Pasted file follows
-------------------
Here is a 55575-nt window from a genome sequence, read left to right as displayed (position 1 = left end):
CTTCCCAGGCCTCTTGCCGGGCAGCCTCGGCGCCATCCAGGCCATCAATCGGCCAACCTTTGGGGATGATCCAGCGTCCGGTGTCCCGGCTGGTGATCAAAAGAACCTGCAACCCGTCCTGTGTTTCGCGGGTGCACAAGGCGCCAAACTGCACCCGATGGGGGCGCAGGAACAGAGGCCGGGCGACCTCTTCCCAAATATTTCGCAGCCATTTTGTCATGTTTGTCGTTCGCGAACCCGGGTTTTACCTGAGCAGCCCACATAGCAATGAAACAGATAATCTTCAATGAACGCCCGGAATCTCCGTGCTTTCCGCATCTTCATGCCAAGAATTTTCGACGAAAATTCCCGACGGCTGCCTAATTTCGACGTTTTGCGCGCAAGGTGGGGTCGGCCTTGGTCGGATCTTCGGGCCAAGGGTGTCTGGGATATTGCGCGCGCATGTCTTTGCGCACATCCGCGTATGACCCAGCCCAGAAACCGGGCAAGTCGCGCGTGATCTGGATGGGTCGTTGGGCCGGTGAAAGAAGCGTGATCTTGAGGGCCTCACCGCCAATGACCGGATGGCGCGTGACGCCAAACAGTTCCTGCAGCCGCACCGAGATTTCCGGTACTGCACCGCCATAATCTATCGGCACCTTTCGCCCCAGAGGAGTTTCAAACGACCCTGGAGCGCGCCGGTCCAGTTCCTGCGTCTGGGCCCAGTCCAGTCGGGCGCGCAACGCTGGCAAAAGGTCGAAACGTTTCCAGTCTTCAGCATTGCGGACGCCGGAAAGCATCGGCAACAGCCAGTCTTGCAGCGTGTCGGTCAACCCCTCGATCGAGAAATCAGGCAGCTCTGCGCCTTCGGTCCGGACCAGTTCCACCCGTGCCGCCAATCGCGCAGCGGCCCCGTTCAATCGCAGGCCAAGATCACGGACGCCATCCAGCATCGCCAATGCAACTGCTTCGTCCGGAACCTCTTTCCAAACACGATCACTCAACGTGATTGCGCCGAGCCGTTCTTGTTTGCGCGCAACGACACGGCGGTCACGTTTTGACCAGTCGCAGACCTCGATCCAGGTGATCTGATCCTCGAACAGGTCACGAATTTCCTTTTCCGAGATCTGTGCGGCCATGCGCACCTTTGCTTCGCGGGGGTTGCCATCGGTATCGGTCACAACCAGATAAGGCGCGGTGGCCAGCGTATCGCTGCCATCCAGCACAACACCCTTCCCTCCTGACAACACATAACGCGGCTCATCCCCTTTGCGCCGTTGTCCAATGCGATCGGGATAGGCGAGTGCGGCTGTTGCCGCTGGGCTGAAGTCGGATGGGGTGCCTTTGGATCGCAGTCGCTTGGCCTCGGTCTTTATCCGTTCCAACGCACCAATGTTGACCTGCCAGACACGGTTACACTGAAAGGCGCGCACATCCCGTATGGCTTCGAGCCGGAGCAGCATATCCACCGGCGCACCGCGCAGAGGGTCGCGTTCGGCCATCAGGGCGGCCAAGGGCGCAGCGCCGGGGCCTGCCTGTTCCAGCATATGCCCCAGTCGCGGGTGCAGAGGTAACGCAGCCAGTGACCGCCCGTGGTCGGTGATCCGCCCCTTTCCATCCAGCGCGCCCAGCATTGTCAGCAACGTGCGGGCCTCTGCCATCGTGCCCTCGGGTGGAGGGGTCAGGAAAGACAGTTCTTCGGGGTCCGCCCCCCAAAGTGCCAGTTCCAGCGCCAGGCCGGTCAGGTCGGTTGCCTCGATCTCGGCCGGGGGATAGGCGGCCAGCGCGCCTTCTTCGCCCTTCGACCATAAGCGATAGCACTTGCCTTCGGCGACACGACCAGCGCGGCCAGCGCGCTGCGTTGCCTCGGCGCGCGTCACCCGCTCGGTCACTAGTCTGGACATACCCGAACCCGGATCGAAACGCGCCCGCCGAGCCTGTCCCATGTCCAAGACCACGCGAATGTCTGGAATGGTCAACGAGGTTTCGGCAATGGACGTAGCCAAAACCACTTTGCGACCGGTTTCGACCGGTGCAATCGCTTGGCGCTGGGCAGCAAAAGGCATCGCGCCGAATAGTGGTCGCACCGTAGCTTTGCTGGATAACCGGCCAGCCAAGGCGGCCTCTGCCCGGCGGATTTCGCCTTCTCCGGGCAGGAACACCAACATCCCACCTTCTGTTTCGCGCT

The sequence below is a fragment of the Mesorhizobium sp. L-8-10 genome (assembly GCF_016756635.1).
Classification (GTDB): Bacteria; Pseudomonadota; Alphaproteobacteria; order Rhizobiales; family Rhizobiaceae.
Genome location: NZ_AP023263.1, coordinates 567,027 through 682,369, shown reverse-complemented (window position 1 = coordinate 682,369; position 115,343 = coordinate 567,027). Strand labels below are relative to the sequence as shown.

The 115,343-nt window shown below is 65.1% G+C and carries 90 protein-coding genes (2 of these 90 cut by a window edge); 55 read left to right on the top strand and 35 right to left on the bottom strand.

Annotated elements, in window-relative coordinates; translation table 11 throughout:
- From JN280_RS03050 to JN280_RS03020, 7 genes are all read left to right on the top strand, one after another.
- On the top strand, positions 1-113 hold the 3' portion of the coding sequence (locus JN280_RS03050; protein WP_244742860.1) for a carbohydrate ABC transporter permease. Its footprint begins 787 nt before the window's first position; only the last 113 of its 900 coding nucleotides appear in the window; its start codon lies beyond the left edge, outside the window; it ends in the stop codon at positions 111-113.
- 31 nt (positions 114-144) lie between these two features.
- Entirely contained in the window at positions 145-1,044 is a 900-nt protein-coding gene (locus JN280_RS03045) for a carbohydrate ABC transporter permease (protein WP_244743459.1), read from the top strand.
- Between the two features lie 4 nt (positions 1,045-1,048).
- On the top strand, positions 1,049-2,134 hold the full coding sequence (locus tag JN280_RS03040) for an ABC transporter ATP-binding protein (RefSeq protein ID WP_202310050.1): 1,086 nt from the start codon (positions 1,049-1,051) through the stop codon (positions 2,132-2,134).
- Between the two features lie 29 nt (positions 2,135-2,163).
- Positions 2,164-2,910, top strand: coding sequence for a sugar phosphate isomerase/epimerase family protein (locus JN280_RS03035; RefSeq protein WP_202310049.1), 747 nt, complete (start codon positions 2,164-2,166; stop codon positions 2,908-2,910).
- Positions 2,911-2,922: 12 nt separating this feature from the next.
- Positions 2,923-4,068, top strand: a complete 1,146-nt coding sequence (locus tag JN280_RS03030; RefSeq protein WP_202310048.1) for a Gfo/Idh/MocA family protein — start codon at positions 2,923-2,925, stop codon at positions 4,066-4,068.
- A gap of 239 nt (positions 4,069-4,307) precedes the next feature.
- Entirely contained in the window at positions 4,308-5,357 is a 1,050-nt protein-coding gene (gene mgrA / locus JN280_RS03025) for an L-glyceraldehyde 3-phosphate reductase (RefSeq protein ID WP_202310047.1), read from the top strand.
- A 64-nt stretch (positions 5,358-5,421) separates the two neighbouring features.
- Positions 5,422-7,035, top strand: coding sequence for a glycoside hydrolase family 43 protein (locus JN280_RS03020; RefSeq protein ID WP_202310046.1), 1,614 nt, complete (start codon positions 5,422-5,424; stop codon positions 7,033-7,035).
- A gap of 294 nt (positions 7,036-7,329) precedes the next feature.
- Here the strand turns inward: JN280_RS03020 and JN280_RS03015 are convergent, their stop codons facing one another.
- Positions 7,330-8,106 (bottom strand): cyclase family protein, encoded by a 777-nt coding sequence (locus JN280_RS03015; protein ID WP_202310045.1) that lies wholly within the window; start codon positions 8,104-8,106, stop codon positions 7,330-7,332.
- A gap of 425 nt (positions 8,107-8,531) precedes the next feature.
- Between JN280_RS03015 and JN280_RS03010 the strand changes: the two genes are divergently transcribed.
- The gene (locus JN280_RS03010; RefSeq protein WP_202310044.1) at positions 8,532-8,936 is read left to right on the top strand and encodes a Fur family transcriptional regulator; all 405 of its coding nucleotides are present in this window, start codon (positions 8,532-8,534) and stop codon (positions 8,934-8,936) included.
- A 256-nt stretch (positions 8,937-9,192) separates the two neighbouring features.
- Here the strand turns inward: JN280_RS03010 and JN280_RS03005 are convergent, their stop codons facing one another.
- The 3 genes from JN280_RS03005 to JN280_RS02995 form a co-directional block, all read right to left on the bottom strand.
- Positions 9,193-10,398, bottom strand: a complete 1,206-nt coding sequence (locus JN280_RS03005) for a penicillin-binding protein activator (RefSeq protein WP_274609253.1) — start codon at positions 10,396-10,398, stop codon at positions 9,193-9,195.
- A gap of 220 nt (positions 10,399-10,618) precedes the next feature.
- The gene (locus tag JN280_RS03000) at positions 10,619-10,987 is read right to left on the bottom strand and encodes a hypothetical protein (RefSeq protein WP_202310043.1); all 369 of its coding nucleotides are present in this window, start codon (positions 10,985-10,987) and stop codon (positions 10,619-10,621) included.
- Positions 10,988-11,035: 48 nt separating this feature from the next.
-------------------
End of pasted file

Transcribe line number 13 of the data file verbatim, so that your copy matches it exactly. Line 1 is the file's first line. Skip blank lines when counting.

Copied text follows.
- On the top strand, positions 1,049-2,134 hold the full coding sequence (locus tag JN280_RS03040) for an ABC transporter ATP-binding protein (RefSeq protein ID WP_202310050.1): 1,086 nt from the start codon (positions 1,049-1,051) through the stop codon (positions 2,132-2,134).